Gov run

Boyd talks state matters at FWKCC Speaker Breakfast, then throws hat in ring for ’18

Farragut area resident Randy Boyd, entrepreneur and former Tennessee Economic Development Commissioner, announced his candidacy for governor of Tennessee just before noon Monday, March 6.

Boyd, a Republican, spoke to Farragut West Knox Chamber of Com-merce members only a few hours before about the successes and challenges of economic development in Tennessee during a Chamber Breakfast Speaker Series in Rothchild Catering & Conference Center.

However, he said Tuesday, March 7, he was not tempted to spill the beans about his decision to run for governor during his FWKCC address.

“No, I knew better. I would get in trouble with everyone who had worked so hard to organize the event,” he said. “I was sworn to secrecy until 11:30 [a.m.], so we were trying to do the best we could to keep it a secret.”

His run for the governor’s mansion, election is 2018, is Boyd’s first run for an elected political office. “I’m not a professional politician,” he said. “I’ve never run for office before. It’s not part of any career plan; it’s just all the things I care about I can do most effectively by being governor.”

Founder and owner of Radio Systems Corporation and owner of Tennessee Smokies Class AA baseball team, Boyd said he wants to make Tennessee known as “the” state of opportunity — for the best education and for the best jobs.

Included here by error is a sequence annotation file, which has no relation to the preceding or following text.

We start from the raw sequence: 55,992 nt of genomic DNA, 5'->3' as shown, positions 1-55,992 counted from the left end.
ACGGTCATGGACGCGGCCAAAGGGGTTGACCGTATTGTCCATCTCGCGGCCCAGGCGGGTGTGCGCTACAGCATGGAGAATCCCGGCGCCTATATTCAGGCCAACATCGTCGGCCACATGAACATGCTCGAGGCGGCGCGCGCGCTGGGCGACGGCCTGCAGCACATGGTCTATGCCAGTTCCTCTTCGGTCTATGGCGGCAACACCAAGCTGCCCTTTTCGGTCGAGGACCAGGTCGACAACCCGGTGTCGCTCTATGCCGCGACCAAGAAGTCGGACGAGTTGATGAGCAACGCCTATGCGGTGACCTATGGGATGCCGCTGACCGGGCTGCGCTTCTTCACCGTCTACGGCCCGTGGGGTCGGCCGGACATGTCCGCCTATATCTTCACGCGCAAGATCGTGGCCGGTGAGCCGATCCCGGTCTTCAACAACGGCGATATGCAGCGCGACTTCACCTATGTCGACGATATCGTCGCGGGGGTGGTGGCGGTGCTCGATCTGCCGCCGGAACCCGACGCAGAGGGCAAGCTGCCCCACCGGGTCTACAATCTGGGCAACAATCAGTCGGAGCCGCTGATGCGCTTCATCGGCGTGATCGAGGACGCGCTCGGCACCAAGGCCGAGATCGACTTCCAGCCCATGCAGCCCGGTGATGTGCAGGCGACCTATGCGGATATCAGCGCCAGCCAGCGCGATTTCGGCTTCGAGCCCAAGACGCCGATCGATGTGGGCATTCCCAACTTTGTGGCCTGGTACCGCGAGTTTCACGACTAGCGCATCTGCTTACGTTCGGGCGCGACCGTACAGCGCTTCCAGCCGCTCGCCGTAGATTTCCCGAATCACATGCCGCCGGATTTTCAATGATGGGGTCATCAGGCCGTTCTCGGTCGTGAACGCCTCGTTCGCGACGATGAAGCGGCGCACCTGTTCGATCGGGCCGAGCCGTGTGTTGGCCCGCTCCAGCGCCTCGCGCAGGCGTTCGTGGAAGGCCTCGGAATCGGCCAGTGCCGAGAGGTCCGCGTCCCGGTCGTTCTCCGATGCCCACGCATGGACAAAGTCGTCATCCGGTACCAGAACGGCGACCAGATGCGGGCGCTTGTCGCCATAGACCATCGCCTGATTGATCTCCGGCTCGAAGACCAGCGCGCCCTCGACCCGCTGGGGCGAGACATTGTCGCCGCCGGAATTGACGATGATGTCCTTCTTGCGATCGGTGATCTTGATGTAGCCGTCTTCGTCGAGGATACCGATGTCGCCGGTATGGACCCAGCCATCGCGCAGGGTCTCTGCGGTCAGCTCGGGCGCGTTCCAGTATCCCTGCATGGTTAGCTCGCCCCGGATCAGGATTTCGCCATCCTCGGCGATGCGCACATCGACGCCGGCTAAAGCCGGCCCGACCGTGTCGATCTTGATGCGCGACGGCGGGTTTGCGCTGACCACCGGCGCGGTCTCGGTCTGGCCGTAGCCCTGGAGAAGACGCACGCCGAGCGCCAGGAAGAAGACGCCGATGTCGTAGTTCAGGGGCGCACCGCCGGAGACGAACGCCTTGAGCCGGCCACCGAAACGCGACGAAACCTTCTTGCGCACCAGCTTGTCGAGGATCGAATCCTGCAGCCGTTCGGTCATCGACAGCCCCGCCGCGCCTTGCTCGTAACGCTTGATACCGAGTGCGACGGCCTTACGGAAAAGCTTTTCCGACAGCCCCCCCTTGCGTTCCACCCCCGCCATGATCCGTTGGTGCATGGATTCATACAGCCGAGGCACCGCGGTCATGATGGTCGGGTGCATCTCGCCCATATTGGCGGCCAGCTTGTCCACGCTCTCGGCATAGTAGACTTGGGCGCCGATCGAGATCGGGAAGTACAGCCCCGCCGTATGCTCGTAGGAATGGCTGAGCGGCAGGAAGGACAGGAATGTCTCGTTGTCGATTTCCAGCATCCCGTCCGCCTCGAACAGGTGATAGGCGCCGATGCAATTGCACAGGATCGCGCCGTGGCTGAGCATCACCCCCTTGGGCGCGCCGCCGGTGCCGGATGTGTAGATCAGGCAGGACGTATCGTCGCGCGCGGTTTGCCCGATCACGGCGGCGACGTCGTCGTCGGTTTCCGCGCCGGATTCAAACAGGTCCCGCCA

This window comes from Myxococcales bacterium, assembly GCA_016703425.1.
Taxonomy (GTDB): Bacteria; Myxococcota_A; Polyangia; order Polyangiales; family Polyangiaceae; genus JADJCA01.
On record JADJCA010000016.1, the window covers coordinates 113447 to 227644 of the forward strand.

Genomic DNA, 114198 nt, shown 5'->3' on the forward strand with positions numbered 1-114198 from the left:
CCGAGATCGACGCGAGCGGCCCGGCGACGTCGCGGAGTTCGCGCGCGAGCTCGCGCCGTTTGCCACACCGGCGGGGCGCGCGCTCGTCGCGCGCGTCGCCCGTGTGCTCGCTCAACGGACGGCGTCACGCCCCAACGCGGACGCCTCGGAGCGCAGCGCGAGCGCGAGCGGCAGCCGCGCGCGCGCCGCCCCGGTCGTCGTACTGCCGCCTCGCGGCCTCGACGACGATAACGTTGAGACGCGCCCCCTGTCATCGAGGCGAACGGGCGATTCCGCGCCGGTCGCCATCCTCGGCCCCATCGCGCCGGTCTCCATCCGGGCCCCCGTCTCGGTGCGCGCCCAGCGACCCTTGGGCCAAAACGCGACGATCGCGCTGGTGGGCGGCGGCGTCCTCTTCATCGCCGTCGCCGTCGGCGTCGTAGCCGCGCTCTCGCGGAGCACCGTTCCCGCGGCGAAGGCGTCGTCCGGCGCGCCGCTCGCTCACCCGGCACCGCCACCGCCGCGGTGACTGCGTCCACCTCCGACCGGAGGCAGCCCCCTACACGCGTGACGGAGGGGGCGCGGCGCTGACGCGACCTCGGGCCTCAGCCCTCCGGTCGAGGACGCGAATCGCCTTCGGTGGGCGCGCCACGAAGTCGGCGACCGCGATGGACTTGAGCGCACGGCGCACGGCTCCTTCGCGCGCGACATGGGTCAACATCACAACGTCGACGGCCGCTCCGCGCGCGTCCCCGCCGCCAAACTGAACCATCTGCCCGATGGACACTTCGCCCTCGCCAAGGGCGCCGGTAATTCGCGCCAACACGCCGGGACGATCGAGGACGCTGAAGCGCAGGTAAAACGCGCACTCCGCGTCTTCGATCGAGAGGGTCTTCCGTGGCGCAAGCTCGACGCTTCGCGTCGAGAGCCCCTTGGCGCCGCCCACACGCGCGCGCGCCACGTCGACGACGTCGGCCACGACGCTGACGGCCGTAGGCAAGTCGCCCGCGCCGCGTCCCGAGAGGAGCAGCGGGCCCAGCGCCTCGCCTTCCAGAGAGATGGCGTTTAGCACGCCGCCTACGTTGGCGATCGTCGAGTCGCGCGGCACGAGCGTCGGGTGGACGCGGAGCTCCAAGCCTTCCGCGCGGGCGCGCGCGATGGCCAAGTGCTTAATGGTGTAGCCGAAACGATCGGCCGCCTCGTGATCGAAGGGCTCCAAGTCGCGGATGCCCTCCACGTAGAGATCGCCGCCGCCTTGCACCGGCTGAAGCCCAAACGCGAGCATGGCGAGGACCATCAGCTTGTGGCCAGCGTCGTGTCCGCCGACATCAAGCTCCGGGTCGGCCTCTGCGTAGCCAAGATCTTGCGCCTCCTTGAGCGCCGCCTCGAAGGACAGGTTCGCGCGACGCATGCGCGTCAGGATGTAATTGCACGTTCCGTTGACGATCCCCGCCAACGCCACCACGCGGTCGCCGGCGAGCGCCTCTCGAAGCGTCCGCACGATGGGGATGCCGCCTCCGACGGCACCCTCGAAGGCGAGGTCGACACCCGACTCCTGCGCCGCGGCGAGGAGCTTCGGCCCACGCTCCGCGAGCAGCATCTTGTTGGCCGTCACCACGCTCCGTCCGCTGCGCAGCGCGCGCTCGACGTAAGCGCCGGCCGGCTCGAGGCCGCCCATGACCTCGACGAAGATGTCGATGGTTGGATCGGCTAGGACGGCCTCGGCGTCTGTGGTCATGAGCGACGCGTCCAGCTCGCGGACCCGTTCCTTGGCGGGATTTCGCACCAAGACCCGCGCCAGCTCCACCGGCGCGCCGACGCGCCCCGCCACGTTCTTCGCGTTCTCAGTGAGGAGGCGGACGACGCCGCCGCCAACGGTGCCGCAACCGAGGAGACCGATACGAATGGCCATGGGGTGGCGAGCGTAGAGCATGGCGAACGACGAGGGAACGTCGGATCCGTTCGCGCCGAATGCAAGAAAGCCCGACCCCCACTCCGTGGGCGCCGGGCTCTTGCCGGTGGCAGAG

“And we want to be the state where there’s opportunity for everybody, not just opportunities in the big cities or certain places, but opportunity anywhere you choose to live,” Boyd added.

Boyd said he decided to run for governor because Gov. Bill Haslam showed him if a person really wants to make an impact in the world, the most effective way is through pubic service.

“The rest of my life is dedicated to giving back and I would like to do it the most effective way,” Boyd said. “This would be the most effective way to do it.”

Boyd said there are key program Haslam and himself put in motion while the aspiring governor was ECD commissioner, such as Drive to 55 — increasing the number of people with some type of community college certificate or degree — on which he wants to expand.

“Through my education efforts, I was able to create a program called the Tennessee Promise, so I think I can say I’m a proven leader that knows how to improve education and how to create jobs,” Boyd said. “If you’re passionate about education, if you’re passionate about getting better jobs, I might just be the person for you.”

He wants to follow through on a goal of being No. 1 in the Southeast for high-quality jobs and expand Rural Task Force, which he and Haslam created “to make sure all of our neighbors that are struggling can rise up out of their situation and be successful,” Boyd said.

Boyd said his experience as a businessman and as ECD commissioner will help him be a good governor.

“I understand how to get a team together to be successful. I’ve proven it in business and I’ve proven it as a special advisor in higher education, creating the Drive to 55 and the Tennessee Promise, and I’ve proven it as commissioner of ECD,” he said.

“I know how to create jobs,” Boyd added. “My company created over 700 jobs, and as commissioner of ECD, I was able to attract 50,000 new jobs to our state in the last two years and $11 billion in capital investment.”

Boyd and wife, Jenny Boyd, have two sons, Harris and Thomas.